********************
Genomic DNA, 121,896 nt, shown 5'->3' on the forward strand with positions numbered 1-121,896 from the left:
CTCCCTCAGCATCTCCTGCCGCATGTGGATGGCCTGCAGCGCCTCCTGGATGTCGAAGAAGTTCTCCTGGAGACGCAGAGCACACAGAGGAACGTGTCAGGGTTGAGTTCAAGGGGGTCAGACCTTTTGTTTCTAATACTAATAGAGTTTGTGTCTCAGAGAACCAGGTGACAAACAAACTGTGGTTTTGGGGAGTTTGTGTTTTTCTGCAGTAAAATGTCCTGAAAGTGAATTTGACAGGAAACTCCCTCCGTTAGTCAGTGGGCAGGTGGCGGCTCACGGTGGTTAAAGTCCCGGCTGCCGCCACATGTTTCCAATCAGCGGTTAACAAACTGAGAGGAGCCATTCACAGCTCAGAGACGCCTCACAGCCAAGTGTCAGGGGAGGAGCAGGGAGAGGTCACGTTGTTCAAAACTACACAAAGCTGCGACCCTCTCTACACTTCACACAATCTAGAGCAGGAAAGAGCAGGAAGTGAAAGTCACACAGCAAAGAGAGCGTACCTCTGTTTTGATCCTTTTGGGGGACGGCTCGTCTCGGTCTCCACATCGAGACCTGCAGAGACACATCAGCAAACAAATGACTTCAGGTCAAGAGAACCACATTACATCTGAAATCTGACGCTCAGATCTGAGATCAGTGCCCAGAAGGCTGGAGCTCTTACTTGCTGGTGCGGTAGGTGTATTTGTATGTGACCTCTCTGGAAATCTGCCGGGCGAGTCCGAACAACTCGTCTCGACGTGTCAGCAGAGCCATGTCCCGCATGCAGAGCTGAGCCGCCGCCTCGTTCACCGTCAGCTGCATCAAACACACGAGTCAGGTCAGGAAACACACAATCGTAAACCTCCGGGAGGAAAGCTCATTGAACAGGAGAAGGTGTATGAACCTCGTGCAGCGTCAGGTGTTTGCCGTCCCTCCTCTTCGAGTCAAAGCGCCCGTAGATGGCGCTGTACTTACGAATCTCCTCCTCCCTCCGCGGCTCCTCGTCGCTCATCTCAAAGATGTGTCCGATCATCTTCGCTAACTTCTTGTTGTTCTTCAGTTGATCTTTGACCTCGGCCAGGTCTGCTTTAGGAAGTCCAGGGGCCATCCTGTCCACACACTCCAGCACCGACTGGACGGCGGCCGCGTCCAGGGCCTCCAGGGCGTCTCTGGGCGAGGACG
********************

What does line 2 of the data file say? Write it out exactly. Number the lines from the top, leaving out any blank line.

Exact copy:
CTCCCTCAGCATCTCCTGCCGCATGTGGATGGCCTGCAGCGCCTCCTGGATGTCGAAGAAGTTCTCCTGGAGACGCAGAGCACACAGAGGAACGTGTCAGGGTTGAGTTCAAGGGGGTCAGACCTTTTGTTTCTAATACTAATAGAGTTTGTGTCTCAGAGAACCAGGTGACAAACAAACTGTGGTTTTGGGGAGTTTGTGTTTTTCTGCAGTAAAATGTCCTGAAAGTGAATTTGACAGGAAACTCCCTCCGTTAGTCAGTGGGCAGGTGGCGGCTCACGGTGGTTAAAGTCCCGGCTGCCGCCACATGTTTCCAATCAGCGGTTAACAAACTGAGAGGAGCCATTCACAGCTCAGAGACGCCTCACAGCCAAGTGTCAGGGGAGGAGCAGGGAGAGGTCACGTTGTTCAAAACTACACAAAGCTGCGACCCTCTCTACACTTCACACAATCTAGAGCAGGAAAGAGCAGGAAGTGAAAGTCACACAGCAAAGAGAGCGTACCTCTGTTTTGATCCTTTTGGGGGACGGCTCGTCTCGGTCTCCACATCGAGACCTGCAGAGACACATCAGCAAACAAATGACTTCAGGTCAAGAGAACCACATTACATCTGAAATCTGACGCTCAGATCTGAGATCAGTGCCCAGAAGGCTGGAGCTCTTACTTGCTGGTGCGGTAGGTGTATTTGTATGTGACCTCTCTGGAAATCTGCCGGGCGAGTCCGAACAACTCGTCTCGACGTGTCAGCAGAGCCATGTCCCGCATGCAGAGCTGAGCCGCCGCCTCGTTCACCGTCAGCTGCATCAAACACACGAGTCAGGTCAGGAAACACACAATCGTAAACCTCCGGGAGGAAAGCTCATTGAACAGGAGAAGGTGTATGAACCTCGTGCAGCGTCAGGTGTTTGCCGTCCCTCCTCTTCGAGTCAAAGCGCCCGTAGATGGCGCTGTACTTACGAATCTCCTCCTCCCTCCGCGGCTCCTCGTCGCTCATCTCAAAGATGTGTCCGATCATCTTCGCTAACTTCTTGTTGTTCTTCAGTTGATCTTTGACCTCGGCCAGGTCTGCTTTAGGAAGTCCAGGGGCCATCCTGTCCACACACTCCAGCACCGACTGGACGGCGGCCGCGTCCAGGGCCTCCAGGGCGTCTCTGGGCGAGGACG